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It’s a little more than surprising that there aren’t more comprehensive or innovative documentaries on the lives of some of Hollywood’s most beloved icons. Audrey, now available on Netflix, is here to fix it. Helena Coan’s film seeks to shed light on a side we haven’t yet seen of screen, stage, and style star Audrey Hepburn with the help of those close to her. Is the documentary worthy of the icon? Or do you prefer to stick to its Wikipedia page?

AUDREY: STREAM IT OR SKIP IT?

The essential: Audrey Hepburn. An icon for the ages. Perhaps one of the last real stars of Hollywood’s golden age. She made waves on screen and on stage and as a style icon, but she was much more than that – and that’s what the Helena Coan movie Audrey seeks to illustrate. The film quickly takes us on a journey through Audrey’s origins in Europe and doesn’t shy away from the truth about her sympathetic fascist and Nazi parents. We learn that her father left the family when she was very young, and it was later speculated that this abandonment – and the insecurity and fear it caused – played a big part in her romantic relationships for the rest of his life. After her release in the Netherlands, she arrived in post-war London hoping to fulfill her dream of becoming a ballerina. Sadly, the war had caused her to miss pivotal years of training and technical development, so she quickly turned to small roles in films and on stage to pay the bills. It wasn’t long before the stars aligned and she made her stage debut in Gigi, and soon after broke like a real star in roman holidays, which won her the Oscar for Best Actress.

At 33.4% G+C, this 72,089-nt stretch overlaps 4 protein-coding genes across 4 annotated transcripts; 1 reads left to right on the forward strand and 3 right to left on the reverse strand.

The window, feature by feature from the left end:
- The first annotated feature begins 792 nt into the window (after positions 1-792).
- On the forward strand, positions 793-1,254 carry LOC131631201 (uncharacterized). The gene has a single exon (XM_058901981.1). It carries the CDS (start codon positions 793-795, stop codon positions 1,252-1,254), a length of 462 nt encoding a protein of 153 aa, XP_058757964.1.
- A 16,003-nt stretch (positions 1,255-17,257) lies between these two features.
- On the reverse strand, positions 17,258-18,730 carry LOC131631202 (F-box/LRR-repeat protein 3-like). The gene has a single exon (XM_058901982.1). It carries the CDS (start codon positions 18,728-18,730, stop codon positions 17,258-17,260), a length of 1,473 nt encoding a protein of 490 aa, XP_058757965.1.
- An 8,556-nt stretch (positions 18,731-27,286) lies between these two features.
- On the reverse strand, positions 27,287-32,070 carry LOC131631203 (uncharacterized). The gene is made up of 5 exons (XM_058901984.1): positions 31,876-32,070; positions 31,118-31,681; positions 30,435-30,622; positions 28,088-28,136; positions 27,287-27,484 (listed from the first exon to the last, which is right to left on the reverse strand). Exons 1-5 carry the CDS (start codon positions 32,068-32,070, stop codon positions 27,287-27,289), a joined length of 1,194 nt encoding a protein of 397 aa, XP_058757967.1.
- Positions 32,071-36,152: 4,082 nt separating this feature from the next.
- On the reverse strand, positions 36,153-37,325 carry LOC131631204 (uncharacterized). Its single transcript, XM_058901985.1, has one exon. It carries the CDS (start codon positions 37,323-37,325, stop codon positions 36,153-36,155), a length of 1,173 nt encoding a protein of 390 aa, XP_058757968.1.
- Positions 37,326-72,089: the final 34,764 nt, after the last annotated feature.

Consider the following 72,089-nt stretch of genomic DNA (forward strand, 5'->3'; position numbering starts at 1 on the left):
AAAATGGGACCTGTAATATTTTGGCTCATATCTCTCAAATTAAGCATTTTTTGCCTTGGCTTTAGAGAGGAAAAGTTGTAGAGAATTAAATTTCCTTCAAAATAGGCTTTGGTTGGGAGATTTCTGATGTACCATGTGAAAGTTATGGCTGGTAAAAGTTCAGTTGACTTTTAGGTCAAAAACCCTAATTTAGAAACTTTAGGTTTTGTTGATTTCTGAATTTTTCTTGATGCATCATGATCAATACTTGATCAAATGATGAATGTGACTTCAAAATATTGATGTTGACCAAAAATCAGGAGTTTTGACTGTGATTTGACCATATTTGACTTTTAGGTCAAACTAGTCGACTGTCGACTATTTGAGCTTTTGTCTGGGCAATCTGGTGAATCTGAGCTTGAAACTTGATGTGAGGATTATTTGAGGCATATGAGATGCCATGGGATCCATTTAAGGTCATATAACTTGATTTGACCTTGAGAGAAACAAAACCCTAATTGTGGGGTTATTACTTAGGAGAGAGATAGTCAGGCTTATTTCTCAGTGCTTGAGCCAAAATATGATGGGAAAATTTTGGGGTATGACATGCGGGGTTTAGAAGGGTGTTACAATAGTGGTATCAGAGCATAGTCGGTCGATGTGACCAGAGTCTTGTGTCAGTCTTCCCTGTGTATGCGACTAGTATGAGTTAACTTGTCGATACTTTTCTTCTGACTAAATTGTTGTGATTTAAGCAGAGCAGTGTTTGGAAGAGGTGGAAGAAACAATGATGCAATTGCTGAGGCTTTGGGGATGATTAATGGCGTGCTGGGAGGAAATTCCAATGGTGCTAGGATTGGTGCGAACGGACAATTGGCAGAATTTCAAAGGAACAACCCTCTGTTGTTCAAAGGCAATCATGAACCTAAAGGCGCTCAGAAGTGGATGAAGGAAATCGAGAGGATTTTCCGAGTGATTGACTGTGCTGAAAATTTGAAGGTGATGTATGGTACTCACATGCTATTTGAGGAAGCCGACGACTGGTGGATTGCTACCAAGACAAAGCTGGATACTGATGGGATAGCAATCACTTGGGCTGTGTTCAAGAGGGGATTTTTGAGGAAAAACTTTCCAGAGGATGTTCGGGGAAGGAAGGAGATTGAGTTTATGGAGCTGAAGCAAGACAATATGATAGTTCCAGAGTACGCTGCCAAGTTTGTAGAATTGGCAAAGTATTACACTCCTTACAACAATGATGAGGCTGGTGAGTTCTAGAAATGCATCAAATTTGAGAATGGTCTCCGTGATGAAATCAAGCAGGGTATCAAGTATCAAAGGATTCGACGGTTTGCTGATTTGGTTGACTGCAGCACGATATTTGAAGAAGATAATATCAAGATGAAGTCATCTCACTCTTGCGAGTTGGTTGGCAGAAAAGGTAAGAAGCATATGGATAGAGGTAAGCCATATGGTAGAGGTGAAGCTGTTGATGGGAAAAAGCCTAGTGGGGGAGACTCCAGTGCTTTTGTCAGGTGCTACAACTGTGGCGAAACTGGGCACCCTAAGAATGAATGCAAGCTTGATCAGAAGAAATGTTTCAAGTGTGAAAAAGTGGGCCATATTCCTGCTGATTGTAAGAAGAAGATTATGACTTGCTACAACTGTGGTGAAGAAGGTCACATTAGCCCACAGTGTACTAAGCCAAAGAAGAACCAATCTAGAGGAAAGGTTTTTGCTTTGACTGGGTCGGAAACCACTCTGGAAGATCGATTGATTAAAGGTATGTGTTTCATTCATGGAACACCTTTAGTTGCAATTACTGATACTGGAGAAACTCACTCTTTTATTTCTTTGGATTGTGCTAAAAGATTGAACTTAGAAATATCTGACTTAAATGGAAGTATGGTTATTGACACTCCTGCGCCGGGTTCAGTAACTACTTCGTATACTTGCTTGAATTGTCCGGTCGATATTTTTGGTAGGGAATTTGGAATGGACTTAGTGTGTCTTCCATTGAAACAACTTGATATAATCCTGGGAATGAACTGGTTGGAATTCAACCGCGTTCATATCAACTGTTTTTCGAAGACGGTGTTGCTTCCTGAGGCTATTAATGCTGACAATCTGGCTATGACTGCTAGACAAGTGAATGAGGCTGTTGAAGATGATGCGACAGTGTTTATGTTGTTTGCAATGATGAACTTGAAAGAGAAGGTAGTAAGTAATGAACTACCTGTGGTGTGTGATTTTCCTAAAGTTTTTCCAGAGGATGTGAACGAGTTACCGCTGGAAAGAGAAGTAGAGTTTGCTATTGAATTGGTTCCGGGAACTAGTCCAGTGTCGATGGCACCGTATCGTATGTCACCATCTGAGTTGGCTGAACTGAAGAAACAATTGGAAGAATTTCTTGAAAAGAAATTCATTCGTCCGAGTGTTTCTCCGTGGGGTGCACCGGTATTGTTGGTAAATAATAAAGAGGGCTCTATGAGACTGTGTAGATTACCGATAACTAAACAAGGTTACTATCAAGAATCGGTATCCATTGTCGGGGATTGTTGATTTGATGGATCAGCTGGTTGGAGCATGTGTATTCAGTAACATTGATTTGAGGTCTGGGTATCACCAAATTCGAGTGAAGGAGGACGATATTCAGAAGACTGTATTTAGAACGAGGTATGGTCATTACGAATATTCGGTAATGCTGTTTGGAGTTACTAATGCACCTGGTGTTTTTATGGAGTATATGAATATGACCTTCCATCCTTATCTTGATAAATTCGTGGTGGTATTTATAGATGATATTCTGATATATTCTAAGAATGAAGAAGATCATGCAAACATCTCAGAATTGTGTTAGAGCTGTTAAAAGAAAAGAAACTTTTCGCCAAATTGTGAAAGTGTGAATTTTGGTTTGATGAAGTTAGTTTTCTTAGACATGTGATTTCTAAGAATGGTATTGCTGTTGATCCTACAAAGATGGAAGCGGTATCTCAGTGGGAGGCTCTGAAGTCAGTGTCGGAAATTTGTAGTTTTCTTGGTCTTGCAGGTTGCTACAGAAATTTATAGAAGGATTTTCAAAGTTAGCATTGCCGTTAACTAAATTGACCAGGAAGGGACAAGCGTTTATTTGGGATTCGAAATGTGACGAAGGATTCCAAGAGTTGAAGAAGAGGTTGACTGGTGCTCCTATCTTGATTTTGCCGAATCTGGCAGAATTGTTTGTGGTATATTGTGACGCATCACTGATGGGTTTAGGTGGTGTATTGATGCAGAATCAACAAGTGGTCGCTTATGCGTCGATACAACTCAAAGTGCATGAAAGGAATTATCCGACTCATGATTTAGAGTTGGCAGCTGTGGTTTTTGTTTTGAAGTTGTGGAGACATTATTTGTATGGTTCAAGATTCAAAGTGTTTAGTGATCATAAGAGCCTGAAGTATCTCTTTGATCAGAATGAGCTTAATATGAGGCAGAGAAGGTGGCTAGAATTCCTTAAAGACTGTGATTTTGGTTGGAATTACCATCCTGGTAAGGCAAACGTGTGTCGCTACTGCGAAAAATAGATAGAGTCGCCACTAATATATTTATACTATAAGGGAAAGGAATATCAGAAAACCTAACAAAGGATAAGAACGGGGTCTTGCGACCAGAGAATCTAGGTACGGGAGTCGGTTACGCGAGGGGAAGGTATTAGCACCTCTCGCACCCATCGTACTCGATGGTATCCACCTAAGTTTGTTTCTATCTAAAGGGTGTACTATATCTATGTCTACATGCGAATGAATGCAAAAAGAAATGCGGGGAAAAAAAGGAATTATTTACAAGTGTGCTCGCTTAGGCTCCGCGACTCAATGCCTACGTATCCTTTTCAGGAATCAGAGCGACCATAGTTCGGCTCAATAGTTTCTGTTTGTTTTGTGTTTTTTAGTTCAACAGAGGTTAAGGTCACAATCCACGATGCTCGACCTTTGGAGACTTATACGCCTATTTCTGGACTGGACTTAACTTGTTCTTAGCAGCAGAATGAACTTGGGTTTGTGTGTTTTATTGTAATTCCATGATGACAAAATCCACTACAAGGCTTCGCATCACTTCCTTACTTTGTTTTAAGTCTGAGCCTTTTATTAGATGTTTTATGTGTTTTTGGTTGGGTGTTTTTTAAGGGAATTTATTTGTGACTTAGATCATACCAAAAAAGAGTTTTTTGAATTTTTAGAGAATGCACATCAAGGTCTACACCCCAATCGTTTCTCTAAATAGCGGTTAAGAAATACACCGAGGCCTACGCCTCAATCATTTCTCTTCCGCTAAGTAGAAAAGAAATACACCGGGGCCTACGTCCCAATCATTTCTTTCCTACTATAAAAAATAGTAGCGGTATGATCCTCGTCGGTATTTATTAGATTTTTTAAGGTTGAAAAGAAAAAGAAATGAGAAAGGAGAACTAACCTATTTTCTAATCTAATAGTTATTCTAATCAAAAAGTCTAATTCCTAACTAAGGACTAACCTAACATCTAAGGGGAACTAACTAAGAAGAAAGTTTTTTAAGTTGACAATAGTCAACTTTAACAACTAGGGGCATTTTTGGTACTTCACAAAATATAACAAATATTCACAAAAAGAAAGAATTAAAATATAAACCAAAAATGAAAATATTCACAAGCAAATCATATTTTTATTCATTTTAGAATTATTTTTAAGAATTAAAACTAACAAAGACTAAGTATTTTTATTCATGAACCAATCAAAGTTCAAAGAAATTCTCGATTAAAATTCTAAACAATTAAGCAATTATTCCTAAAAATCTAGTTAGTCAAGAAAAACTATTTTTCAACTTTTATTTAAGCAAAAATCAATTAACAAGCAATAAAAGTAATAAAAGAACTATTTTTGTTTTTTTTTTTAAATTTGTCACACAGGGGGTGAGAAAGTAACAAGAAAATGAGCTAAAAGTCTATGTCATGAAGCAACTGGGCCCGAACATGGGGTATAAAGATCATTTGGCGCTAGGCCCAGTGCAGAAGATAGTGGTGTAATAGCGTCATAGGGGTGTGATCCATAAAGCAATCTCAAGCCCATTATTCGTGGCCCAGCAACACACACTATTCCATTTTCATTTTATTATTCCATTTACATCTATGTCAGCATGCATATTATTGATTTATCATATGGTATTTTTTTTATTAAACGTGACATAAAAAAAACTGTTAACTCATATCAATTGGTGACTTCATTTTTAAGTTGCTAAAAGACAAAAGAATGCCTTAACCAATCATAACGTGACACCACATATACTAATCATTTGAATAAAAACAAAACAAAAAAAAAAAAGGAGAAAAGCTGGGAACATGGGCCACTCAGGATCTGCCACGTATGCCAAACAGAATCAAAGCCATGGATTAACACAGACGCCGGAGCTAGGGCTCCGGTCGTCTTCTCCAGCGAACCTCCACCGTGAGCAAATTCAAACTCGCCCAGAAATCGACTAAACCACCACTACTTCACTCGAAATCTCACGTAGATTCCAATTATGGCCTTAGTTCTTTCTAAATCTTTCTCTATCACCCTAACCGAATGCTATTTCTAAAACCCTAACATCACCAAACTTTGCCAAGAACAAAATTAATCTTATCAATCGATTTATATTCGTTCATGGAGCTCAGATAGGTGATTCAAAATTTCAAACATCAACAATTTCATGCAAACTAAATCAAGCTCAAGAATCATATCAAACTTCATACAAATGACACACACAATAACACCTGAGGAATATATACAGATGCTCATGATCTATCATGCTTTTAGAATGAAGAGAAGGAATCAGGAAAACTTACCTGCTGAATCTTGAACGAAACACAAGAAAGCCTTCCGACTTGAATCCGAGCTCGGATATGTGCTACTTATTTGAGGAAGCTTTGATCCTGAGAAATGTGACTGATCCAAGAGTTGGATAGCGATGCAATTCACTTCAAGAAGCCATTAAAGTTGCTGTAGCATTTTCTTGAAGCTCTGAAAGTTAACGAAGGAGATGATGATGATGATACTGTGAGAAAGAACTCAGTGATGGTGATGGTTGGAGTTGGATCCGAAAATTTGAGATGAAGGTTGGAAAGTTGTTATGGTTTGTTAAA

The film continues by following the proven formula of combining archival footage and interviews with film clips. Audrey recounts the big and small moments of his career as well as his personal life with the help of his son, Sean Hepburn Ferrer, his granddaughter Emma Kathleen Hepburn Ferrer, friends, film critics, historians, actors like Richard Dreyfuss and other icons like Peter Bogdanovich. Through their words and hers, Audrey is painted as much more than the face covered in sunglasses that adorns so many walls across the world.

What movies will this remind you of? : Audrey Looks like almost every other documentary about old Hollywood icons, whether it’s made for TV or bigger budget. If you’ve dug things like Bomb: the story of Hedy Lamarr, Make Montgomery Clift, etc, Audrey will probably be the ticket for you.

Memorable dialogue: Audrey herself has said a lot of beautiful and deep things that are included in this documentary, but I was most moved by these words from her granddaughter Emma Ferrer, who was incredibly choked: “My dad said about my grandma Audrey’s best kept secret is that she was sad… It makes me really sad to think about… You know I really think she just wanted to love and be loved, and… I thought she had it in her life, but I think she hasn’t had it from a lot of people. For the most beloved woman in the world, having such a lack of love is so sad. “

Gender and skin: Nothing.